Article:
There’s a whole new group of kids--the 14-year-olds that come out--and they think we’re a new band. Someone tells them to check us out, and now we’ve got these legions of 14-year-olds that know “Ready to Fight,” and “Can’t Tell No One,” and it’s kind of a trip, but it’s a good thing. Nobody really saw these shows back in the day. Everybody claims they saw them, but they probably weren’t there. It’s great to go out and play these songs.

What’s the reaction you get from the kids?
They go nuts! And back in the day it was a total sausage fest, but now we have all of these little girls that jump on stage and want to sing “Ready to Fight.” For us, it’s a trip that it’s stood up and we get a rush out of playing, so I don’t feel bad about doing it. It’s not about getting back together for some kind of cash in. If I didn’t feel it was right, we wouldn’t even be doing it. There are so many old punk bands that get back together, and they blow, I’m sorry. I love all these guys I play with. I have no regrets doing it again.

Thirty years later, do you feel more affinity now with the original hardcore bands or with Midwest rock ‘n’ roll?
I’m glad we can show them how we did it back in the day. A California punk band or a New York punk band is not like a Midwest Michigan band. We had our own groove going on. Bands like the Necros and the Meatmen definitely had their own style. The Midwestern sound is definitely separated from all that shit. I get to travel a lot, but Detroit’s home. I’ll always come back to it. I don’t give a fuck what anyone else has to say. There’s nowhere else I want to live.

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What do you think about some of the stuff in the news that either makes Detroit out to be a train wreck or “the next urban utopia?”
They’re always talking shit. I don’t know, man. That’s where I live, that’s where my mom lives, that’s where I grew up. I love Detroit. They always try to make it out to be an apocalyptic wasteland where 70 thousand rabid dogs are running down the street. I mean, you’re from there, so you know, there are places that are bad, there are places that are good, but you should try to stay out of trouble and you should probably carry a weapon.

There are a lot of people people moving to Detroit and buying these buildings and renovating them, so I’ve got to say it’s making a comeback. We grew up in Cass Corridor, and that place has completely changed. We had the Freezer Theater and the Clubhouse back in the day, and there was nothing but dope, hookers, and pavement at that point. Now there are Thai restaurants, and yogurt places, and chicks jogging with fucking headphones on the Wayne State Campus. Back in the day, nobody was living down there. I mean, I was…

So, what’s next after this tour?
We just recorded a new track. It was a split with Mudhoney, the Melvins, and Die Kreuzen for the AmRep Festival. We went into the studio and recorded Sham 69’s “Borstal Breakout.” It was just a quickie, like, ”You guys have got to go into the studio tomorrow,” so we went to Ghetto Studios and laid that down. So that’s a new track, but we’re starting to write some songs now and we’re actually working on a full-length album. I figure, after 30 years we should write a new song.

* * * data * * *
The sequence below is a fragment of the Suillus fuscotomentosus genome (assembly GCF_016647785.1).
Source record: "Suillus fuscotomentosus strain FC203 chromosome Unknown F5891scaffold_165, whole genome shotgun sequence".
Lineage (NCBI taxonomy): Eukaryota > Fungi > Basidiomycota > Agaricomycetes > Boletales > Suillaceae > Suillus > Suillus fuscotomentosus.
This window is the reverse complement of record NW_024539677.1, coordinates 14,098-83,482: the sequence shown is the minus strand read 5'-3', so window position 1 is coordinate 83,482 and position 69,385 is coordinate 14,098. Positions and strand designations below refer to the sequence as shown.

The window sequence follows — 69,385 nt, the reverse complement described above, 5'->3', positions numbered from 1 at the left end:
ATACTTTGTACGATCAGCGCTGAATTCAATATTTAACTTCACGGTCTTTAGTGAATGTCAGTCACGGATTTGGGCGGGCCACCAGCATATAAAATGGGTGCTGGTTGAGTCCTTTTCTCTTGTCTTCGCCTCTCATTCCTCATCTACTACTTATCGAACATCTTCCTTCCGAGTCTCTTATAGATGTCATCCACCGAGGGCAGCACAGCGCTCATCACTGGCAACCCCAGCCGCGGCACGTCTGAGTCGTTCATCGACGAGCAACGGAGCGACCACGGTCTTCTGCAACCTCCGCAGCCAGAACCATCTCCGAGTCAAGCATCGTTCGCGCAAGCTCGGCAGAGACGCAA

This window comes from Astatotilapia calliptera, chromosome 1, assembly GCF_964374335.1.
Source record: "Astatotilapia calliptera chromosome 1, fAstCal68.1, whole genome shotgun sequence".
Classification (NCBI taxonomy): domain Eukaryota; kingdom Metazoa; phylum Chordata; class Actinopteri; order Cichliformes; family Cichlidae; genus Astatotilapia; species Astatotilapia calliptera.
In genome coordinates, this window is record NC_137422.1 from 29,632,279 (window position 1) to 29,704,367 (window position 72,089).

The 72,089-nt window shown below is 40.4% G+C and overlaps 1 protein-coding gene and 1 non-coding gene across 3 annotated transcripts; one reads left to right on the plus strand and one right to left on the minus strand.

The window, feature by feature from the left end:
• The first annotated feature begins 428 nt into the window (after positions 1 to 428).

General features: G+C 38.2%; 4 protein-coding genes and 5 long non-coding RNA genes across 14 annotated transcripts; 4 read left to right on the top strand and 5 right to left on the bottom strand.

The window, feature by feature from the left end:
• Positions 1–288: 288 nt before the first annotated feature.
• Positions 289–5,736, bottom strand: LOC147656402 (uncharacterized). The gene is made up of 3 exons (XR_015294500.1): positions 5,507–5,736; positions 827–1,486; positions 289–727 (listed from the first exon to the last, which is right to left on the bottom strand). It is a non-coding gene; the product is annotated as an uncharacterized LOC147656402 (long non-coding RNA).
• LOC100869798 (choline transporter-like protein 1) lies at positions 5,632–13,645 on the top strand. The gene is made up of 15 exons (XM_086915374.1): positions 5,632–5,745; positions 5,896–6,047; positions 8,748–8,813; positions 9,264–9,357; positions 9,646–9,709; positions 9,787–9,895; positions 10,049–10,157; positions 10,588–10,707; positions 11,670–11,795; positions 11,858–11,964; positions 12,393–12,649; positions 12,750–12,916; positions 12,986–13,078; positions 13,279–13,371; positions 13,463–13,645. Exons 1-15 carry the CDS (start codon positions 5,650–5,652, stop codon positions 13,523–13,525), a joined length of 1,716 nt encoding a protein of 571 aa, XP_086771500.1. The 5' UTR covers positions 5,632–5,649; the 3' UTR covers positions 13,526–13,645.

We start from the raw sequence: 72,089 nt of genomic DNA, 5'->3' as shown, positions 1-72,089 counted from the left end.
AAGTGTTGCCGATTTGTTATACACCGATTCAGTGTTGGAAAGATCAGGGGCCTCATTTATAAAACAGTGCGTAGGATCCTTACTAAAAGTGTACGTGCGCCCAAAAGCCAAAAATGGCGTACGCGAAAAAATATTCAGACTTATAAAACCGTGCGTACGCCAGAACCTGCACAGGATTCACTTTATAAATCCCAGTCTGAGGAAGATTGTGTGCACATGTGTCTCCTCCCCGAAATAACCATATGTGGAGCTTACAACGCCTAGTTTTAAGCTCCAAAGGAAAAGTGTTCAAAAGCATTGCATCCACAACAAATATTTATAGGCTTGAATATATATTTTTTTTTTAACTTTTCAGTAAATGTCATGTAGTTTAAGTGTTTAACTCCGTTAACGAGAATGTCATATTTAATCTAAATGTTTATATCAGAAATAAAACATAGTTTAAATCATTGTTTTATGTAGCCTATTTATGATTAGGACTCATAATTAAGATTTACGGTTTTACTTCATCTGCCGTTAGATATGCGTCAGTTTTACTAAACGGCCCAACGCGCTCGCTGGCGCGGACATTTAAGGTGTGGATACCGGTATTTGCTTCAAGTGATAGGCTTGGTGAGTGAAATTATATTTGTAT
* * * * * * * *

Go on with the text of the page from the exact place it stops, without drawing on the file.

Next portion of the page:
When I get off this tour, Easy Action is going into the studio. We just had a 45 that came out, and we’re going to bust out a full length. We’ve been waiting for that. We finally got a new label [Sojourn Records] and they’re going to re-release all the old shit, so that’s going to come out on vinyl. And I mean, we’ve got the songs--we’ve been sitting on them for a couple of years, so we’re ready to go as soon as I get off the Negative Approach tour. So, I’m doing both, I juggle both.

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There’s a crossover between members in those bands. Now that you’re writing a bunch of new stuff, how do you separate them? Thirty years later, is Negative Approach more like Easy Action?
the fact that we’re putting Negative Approach’s name on it--It’s brutal. We’re going into it like we want to fuck some people up with this shit. Easy Action is a different groove. You’re going to call something “Negative Approach” it’s got to be a continuation of what we laid down. Two different mindsets.

Different mindsets, but there is still a thread between the three major bands you’ve done.
Yeah. It’s a progression. Regression. Whatever you want to call it. It keeps going on, you know? I try to keep it aggressive and interesting.

Do you think your shows get as crazy as they used to?
There’s drama every day. Some shows are crazier than others. There’s no shortage of blood and crazy motherfuckers. It’s not watered down. It’s pretty much guaranteed that when we play, “Ready to Fight,” there’s going to be blood. We’ve all been knocked down a few times. The kids take over on certain songs and storm the stage. I dig it when they’re up in our face. I don’t like that barrier shit. I want people right up my face and look them in the eyes--no separation between the band and the crowd. That’s how it was, that’s how it should be. Things have gotten watered down--people’s idea of punk rock, but we want to whip people into a frenzy and have a good time.

There are still some bands that remind you of how visceral punk is, and how it is meant to be.
Well, there are some bands that do it good, and some bands that think they’re doing it good, and some bands that do it for other reasons than for what it’s supposed to be. Punk for profit. Some kids today view it as, “I’m going to start a band and six months later I’m going to get a record deal. I’m going to be on a tour bus and I’m going to be getting laid and I’m going to buy a house.” Let’s not forget, kids, we were out there fighting the war to make this shit happen.

It wasn’t easy in the beginning, and now it’s such a universal thing. Between MTV and the Internet everything’s so laid out now; How to dress, how to act, how to sell your product. Kids think these things are expected. “I’ve been playing for six months, I should be sleeping in a tour bus.” We’re still sleeping on floors, fuckin’ driving in a shitty van, and fuckin’ taking it to the streets. Keep it real, or don’t even fuck with it. There are too many fuckin’ pussies out there. We’re from Detroit, man. We play hard, we party hard, we work hard. The Midwest attitude, as opposed to some kid from L.A. thinking they’re going to get some band together and be “the next big thing.” We’ll see you two years after that when you’re working at Denny's.

So, music is still the most important part of it?
Oh, it’s for real, for us! It means something to us. That’s why we’ve never given up. It’s been great that Touch & Go Records was able to put out all the Negative Approach albums and the Laughing Hyenas albums. The fact that we can still make records, and tour, and people show up. We’re cool with that, man. That’s all we need. It’s not about the money. It’s about going out and fucking people up. That’s all we want to do.

Jamie Ludwig liked SNL better when Ian Mackaye was stagediving on people - @unlistenmusic